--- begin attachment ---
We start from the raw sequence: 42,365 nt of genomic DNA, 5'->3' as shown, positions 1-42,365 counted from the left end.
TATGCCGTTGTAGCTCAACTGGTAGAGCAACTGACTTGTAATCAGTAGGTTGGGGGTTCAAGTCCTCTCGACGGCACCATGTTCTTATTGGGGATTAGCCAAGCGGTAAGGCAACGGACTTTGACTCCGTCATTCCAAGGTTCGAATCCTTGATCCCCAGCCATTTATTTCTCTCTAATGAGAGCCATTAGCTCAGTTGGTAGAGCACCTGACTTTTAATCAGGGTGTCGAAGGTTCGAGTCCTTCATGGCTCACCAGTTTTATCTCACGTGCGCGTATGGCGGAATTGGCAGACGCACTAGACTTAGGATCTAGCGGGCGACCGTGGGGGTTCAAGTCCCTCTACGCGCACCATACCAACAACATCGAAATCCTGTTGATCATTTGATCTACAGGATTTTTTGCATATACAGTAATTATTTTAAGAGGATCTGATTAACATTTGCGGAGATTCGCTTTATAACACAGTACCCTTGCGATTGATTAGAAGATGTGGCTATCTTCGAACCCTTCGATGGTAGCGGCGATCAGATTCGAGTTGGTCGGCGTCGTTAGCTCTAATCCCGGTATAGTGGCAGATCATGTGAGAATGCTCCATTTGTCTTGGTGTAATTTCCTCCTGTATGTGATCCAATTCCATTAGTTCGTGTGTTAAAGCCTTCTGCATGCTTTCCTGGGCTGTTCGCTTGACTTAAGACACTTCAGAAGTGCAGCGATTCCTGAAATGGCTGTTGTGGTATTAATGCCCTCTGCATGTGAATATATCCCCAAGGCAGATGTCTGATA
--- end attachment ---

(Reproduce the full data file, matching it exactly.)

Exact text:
We start from the raw sequence: 42,365 nt of genomic DNA, 5'->3' as shown, positions 1-42,365 counted from the left end.
TATGCCGTTGTAGCTCAACTGGTAGAGCAACTGACTTGTAATCAGTAGGTTGGGGGTTCAAGTCCTCTCGACGGCACCATGTTCTTATTGGGGATTAGCCAAGCGGTAAGGCAACGGACTTTGACTCCGTCATTCCAAGGTTCGAATCCTTGATCCCCAGCCATTTATTTCTCTCTAATGAGAGCCATTAGCTCAGTTGGTAGAGCACCTGACTTTTAATCAGGGTGTCGAAGGTTCGAGTCCTTCATGGCTCACCAGTTTTATCTCACGTGCGCGTATGGCGGAATTGGCAGACGCACTAGACTTAGGATCTAGCGGGCGACCGTGGGGGTTCAAGTCCCTCTACGCGCACCATACCAACAACATCGAAATCCTGTTGATCATTTGATCTACAGGATTTTTTGCATATACAGTAATTATTTTAAGAGGATCTGATTAACATTTGCGGAGATTCGCTTTATAACACAGTACCCTTGCGATTGATTAGAAGATGTGGCTATCTTCGAACCCTTCGATGGTAGCGGCGATCAGATTCGAGTTGGTCGGCGTCGTTAGCTCTAATCCCGGTATAGTGGCAGATCATGTGAGAATGCTCCATTTGTCTTGGTGTAATTTCCTCCTGTATGTGATCCAATTCCATTAGTTCGTGTGTTAAAGCCTTCTGCATGCTTTCCTGGGCTGTTCGCTTGACTTAAGACACTTCAGAAGTGCAGCGATTCCTGAAATGGCTGTTGTGGTATTAATGCCCTCTGCATGTGAATATATCCCCAAGGCAGATGTCTGATA